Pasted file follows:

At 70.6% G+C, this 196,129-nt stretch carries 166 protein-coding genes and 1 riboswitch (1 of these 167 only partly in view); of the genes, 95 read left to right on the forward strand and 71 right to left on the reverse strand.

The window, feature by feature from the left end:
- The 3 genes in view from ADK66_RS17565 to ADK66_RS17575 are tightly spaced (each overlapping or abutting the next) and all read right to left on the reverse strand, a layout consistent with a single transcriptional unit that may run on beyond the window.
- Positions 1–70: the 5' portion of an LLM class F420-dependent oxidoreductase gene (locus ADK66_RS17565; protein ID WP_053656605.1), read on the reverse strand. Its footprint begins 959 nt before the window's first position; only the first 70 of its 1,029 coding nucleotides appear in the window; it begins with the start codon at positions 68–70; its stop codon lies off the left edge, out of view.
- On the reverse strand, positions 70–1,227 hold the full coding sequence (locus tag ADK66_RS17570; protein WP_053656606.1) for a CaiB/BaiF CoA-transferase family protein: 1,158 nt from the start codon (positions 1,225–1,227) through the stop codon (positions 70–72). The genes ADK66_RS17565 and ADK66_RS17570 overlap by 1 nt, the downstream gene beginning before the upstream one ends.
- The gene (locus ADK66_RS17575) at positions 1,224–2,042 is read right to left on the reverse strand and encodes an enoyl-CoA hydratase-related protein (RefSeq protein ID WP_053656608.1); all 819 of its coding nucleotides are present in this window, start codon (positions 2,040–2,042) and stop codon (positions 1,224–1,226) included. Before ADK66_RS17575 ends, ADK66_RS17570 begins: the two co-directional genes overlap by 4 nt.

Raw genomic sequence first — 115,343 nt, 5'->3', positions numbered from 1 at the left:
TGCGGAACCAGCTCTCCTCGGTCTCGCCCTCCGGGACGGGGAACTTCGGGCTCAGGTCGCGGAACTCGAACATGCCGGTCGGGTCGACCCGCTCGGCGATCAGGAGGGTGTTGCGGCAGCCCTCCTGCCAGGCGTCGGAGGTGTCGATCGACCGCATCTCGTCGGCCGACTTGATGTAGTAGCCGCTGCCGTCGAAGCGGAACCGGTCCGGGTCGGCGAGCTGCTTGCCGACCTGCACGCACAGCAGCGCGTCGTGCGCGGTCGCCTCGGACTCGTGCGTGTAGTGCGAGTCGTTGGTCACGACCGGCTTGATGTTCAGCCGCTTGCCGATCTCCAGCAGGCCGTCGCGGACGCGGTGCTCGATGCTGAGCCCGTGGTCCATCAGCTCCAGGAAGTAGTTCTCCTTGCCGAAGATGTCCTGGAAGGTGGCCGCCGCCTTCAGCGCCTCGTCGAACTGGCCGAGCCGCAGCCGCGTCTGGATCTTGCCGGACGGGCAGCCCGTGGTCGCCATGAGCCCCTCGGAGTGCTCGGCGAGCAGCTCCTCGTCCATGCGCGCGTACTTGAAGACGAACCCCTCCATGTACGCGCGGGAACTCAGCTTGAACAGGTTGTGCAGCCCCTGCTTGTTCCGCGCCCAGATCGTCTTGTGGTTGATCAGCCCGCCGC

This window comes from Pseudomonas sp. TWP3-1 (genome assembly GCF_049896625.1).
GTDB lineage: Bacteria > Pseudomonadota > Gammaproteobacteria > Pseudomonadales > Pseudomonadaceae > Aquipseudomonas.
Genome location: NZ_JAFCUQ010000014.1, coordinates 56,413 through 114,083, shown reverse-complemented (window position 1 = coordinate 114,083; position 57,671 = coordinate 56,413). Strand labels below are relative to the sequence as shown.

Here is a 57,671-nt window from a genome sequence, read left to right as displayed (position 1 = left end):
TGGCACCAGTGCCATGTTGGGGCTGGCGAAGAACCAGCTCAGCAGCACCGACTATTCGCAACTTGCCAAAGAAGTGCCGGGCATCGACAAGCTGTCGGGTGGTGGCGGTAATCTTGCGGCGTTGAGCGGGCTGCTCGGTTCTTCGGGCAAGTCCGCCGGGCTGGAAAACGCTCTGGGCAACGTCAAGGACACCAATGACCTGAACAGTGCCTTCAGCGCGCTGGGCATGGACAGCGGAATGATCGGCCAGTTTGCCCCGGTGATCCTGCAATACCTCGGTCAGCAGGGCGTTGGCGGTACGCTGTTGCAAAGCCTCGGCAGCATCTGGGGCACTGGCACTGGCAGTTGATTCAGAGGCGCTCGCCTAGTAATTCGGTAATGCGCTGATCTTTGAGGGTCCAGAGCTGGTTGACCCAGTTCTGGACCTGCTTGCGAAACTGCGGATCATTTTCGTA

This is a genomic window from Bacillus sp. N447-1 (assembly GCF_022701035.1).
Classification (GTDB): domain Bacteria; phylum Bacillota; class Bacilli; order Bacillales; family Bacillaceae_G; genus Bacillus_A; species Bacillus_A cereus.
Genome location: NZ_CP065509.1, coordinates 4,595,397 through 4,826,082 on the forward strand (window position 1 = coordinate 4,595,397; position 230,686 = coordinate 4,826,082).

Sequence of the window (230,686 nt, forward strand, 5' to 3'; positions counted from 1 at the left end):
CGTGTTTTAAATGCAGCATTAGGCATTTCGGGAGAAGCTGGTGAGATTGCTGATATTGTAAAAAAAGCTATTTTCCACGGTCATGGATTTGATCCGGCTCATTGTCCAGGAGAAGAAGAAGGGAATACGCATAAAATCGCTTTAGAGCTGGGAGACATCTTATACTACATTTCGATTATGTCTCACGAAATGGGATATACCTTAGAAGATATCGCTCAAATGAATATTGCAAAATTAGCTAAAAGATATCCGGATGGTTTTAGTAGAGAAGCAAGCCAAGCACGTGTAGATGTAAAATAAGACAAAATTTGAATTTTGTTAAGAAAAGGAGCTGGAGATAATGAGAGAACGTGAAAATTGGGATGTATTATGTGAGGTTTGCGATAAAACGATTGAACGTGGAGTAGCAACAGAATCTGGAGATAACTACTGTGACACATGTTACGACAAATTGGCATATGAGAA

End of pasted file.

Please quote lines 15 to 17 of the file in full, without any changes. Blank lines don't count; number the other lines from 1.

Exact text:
Classification (GTDB): domain Bacteria; phylum Bacillota; class Bacilli; order Bacillales; family Bacillaceae_G; genus Bacillus_A; species Bacillus_A cereus.
Genome location: NZ_CP065509.1, coordinates 4,595,397 through 4,826,082 on the forward strand (window position 1 = coordinate 4,595,397; position 230,686 = coordinate 4,826,082).

Sequence of the window (230,686 nt, forward strand, 5' to 3'; positions counted from 1 at the left end):